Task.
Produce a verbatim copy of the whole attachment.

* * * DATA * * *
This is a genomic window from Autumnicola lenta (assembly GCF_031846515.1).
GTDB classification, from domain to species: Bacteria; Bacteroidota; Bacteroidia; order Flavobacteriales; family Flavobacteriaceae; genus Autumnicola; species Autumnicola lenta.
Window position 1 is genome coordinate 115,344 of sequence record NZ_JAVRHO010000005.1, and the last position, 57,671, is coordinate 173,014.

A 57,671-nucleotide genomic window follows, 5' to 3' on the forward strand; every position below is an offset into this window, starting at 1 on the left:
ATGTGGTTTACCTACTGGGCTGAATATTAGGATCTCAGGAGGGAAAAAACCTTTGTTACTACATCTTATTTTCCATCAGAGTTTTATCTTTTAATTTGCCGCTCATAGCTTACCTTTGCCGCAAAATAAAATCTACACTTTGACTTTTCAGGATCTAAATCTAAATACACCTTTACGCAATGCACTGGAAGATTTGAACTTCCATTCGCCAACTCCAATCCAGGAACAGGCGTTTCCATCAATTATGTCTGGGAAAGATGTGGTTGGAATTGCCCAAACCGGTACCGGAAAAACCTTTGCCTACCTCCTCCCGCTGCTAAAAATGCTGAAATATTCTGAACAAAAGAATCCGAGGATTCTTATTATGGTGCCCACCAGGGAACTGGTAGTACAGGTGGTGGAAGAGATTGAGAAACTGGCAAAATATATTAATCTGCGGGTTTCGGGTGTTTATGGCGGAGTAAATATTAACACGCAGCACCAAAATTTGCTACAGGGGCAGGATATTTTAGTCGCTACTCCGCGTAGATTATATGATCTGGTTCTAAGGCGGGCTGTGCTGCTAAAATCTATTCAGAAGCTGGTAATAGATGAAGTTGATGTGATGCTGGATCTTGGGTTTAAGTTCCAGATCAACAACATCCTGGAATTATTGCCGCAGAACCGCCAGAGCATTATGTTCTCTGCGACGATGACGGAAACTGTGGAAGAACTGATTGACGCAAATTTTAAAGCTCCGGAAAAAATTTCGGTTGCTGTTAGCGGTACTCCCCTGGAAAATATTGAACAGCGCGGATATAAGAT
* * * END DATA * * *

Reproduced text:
This is a genomic window from Autumnicola lenta (assembly GCF_031846515.1).
GTDB classification, from domain to species: Bacteria; Bacteroidota; Bacteroidia; order Flavobacteriales; family Flavobacteriaceae; genus Autumnicola; species Autumnicola lenta.
Window position 1 is genome coordinate 115,344 of sequence record NZ_JAVRHO010000005.1, and the last position, 57,671, is coordinate 173,014.

A 57,671-nucleotide genomic window follows, 5' to 3' on the forward strand; every position below is an offset into this window, starting at 1 on the left:
ATGTGGTTTACCTACTGGGCTGAATATTAGGATCTCAGGAGGGAAAAAACCTTTGTTACTACATCTTATTTTCCATCAGAGTTTTATCTTTTAATTTGCCGCTCATAGCTTACCTTTGCCGCAAAATAAAATCTACACTTTGACTTTTCAGGATCTAAATCTAAATACACCTTTACGCAATGCACTGGAAGATTTGAACTTCCATTCGCCAACTCCAATCCAGGAACAGGCGTTTCCATCAATTATGTCTGGGAAAGATGTGGTTGGAATTGCCCAAACCGGTACCGGAAAAACCTTTGCCTACCTCCTCCCGCTGCTAAAAATGCTGAAATATTCTGAACAAAAGAATCCGAGGATTCTTATTATGGTGCCCACCAGGGAACTGGTAGTACAGGTGGTGGAAGAGATTGAGAAACTGGCAAAATATATTAATCTGCGGGTTTCGGGTGTTTATGGCGGAGTAAATATTAACACGCAGCACCAAAATTTGCTACAGGGGCAGGATATTTTAGTCGCTACTCCGCGTAGATTATATGATCTGGTTCTAAGGCGGGCTGTGCTGCTAAAATCTATTCAGAAGCTGGTAATAGATGAAGTTGATGTGATGCTGGATCTTGGGTTTAAGTTCCAGATCAACAACATCCTGGAATTATTGCCGCAGAACCGCCAGAGCATTATGTTCTCTGCGACGATGACGGAAACTGTGGAAGAACTGATTGACGCAAATTTTAAAGCTCCGGAAAAAATTTCGGTTGCTGTTAGCGGTACTCCCCTGGAAAATATTGAACAGCGCGGATATAAGAT